Dylan, the ultimate poker face, gambling with a bunch of card sharks as several sultry
ladies become entangled in a cat fight.
What are we to make of this clip, of Dylan's typically inscrutable utterance to the
press and of the lyrics of "Love and Theft"? I'll leave the parsing of the
meaning in all of this to the English majors turned Dylanologists, who are sure to produce
their inevitable theses online. I've always preferred the Kerouac/Beats-inspired Dylan to
the "meaningful" Woody Guthrie Dylan, and it's the former that's in evidence
here, indulging himself by unleashing gleeful torrents of words, cracking wise with
in-jokes upon in-jokes, and throwing out nuggets of superbly offhanded poetry.
Take this from the disc-closing "Sugar Baby": "There ain't no limit to
the amount of trouble women bring/Love is pleasing, love is teasing, love--not an evil
thing." Or this from the surreal "Po' Boy": "I say how much you want
for that, I go into the store/ Man says, 'Three dollars'/I say, 'Will you take
And then there are the words about aging quoted earlier. You get the sense throughout
of Dylan toying with his listeners, mixing the profound and the inane in equal measure
because, well, life does the same thing. This has been his modus operandi throughout his
career, though many have missed the sly humor. This time, he has the added ammunition of
playing on the "momentous" event of his own 60th birthday, the attendant
canonization (remember Dylan glad-handing President Clinton and grinning with the pope?),
and Columbia's efforts to profit from it all.
In any event, rock 'n' rollers--as opposed to folkies and English majors--know that you
can't and shouldn't separate the words from the way they're sung and the music they're
paired with. And regardless of what some might say, Dylan ain't no folkie.
The best moments on "Love and Theft" are about the subtle but wonderful
interplay between that gorgeously homely voice, Sexton, Campbell and Dylan's own snaking,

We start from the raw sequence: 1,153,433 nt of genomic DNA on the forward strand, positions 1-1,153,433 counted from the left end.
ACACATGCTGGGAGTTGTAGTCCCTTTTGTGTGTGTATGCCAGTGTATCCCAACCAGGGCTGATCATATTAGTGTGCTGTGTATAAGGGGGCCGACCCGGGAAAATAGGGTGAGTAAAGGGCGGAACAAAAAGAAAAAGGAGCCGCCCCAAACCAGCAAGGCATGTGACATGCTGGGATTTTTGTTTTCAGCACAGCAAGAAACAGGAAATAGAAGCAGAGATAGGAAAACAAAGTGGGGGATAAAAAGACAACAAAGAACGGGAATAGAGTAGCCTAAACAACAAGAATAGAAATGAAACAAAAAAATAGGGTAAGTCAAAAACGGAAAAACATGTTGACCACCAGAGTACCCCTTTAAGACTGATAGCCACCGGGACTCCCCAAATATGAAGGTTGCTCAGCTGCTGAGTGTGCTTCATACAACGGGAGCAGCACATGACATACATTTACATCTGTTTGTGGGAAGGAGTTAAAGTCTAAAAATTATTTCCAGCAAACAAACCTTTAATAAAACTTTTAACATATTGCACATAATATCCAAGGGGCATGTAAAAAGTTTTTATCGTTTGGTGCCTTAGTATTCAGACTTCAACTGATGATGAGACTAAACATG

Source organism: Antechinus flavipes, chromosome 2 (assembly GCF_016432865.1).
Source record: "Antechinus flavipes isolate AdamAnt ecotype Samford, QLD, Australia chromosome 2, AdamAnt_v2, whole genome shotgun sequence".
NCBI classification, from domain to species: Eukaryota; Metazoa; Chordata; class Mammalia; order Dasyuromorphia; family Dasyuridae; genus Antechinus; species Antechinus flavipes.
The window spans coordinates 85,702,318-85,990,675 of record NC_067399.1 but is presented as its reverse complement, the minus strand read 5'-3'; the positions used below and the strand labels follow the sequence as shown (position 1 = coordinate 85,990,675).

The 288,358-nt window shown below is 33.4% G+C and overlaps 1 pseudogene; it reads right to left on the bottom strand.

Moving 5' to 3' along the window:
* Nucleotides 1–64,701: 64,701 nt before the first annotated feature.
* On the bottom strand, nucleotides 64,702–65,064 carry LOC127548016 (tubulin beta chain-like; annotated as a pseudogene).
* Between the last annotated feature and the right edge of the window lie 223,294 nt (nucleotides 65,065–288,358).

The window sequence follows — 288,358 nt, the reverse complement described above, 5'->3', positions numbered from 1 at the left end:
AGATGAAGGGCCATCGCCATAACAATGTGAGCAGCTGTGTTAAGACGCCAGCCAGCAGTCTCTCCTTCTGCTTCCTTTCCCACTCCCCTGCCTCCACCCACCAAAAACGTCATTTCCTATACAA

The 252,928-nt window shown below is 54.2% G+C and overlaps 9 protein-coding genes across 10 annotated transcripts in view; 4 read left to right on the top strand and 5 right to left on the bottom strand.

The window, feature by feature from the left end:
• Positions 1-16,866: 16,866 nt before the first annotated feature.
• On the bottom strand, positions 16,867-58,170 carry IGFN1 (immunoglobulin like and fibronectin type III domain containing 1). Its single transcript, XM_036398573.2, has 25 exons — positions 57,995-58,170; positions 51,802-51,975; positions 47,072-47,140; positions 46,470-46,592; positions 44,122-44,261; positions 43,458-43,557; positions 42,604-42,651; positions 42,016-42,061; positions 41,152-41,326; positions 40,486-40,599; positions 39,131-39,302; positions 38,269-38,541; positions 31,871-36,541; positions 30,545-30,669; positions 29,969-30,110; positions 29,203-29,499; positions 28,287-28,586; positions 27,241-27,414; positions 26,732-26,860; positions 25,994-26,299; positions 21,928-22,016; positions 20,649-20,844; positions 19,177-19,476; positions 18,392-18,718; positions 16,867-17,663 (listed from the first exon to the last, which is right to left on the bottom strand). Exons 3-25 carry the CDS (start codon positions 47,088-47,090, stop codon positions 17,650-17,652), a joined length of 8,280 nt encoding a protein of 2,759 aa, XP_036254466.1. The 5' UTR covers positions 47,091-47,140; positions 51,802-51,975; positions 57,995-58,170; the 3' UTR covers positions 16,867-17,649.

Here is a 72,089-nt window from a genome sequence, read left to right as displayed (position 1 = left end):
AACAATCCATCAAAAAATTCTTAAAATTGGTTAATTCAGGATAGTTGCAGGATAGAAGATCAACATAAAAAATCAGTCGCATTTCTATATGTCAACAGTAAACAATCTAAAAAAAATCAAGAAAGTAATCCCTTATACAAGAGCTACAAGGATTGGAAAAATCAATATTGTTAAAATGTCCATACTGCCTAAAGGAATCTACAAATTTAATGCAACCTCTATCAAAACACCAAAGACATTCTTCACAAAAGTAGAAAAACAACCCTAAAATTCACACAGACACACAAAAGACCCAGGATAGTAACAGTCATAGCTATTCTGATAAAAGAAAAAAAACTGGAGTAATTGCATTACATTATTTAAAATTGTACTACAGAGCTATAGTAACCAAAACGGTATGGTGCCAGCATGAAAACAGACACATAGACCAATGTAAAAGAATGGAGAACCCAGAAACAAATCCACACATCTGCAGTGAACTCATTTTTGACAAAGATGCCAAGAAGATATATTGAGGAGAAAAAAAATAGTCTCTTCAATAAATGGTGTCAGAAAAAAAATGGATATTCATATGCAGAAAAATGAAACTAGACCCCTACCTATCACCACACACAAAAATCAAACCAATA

intertwining guitar riffs, and rootsy, rolling rhythms that alternately evoke the great
rockabilly records from Sun Studios and the pre-war country of artists such as the
down-home Carter Family, the tortured Hank Williams and the swinging Bob Wills (think
"Nashville Skyline" revisited).
Listen to how Dylan's superb singing flirts with the guitar lines in the goofy
story-song "Tweedle Dee & Tweedle Dum"; how his voice rides the mandolin on
"Mississippi" and the dobro on "High-Water" (which is dedicated to
Charley Patton), and how he rocks like the bastard son of Gene Vincent on "Summer
Days," "Lonesome Days Blues," "Cry Awhile" and "Honest With
Me." These are perfect pairings of a great band, an inimitable instrument and truly
What keeps "Love and Theft" from being an unqualified masterpiece is a
handful of tracks that find Dylan wallowing in uncharacteristic sentimentality. The smarmy
'40s balladry of "Moonlight" and "Bye and Bye" are so abysmally awful
that they could well be parodies or evidence of the singer's perverse humor--music like
this being the sort of stuff that Sun Records rose up to stomp out. Whatever the intent,
these tracks aren't easy to listen to, and they detract from what is otherwise a
rollicking good time from an artist who, to quote from "Floater" again,
"has got more lives than a cat." Missteps aside, for that we are grateful,
'Love and Theft'